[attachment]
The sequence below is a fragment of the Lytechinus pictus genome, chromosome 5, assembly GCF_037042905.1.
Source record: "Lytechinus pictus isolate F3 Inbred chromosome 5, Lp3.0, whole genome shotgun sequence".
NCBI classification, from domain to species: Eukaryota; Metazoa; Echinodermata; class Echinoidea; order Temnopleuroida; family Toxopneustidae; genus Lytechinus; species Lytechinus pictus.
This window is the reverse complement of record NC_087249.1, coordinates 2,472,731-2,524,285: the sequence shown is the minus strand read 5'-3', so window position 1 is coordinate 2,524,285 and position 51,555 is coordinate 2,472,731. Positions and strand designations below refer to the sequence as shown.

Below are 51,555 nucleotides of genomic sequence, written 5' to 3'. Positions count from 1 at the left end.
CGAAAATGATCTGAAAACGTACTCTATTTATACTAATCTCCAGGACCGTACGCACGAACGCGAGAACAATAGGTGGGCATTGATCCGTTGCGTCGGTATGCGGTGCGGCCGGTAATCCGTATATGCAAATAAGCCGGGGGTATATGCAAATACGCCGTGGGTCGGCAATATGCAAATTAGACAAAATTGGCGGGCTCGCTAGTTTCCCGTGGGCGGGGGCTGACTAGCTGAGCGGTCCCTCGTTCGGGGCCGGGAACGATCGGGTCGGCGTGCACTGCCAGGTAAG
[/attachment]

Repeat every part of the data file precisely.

The sequence below is a fragment of the Lytechinus pictus genome, chromosome 5, assembly GCF_037042905.1.
Source record: "Lytechinus pictus isolate F3 Inbred chromosome 5, Lp3.0, whole genome shotgun sequence".
NCBI classification, from domain to species: Eukaryota; Metazoa; Echinodermata; class Echinoidea; order Temnopleuroida; family Toxopneustidae; genus Lytechinus; species Lytechinus pictus.
This window is the reverse complement of record NC_087249.1, coordinates 2,472,731-2,524,285: the sequence shown is the minus strand read 5'-3', so window position 1 is coordinate 2,524,285 and position 51,555 is coordinate 2,472,731. Positions and strand designations below refer to the sequence as shown.

Below are 51,555 nucleotides of genomic sequence, written 5' to 3'. Positions count from 1 at the left end.
CGAAAATGATCTGAAAACGTACTCTATTTATACTAATCTCCAGGACCGTACGCACGAACGCGAGAACAATAGGTGGGCATTGATCCGTTGCGTCGGTATGCGGTGCGGCCGGTAATCCGTATATGCAAATAAGCCGGGGGTATATGCAAATACGCCGTGGGTCGGCAATATGCAAATTAGACAAAATTGGCGGGCTCGCTAGTTTCCCGTGGGCGGGGGCTGACTAGCTGAGCGGTCCCTCGTTCGGGGCCGGGAACGATCGGGTCGGCGTGCACTGCCAGGTAAG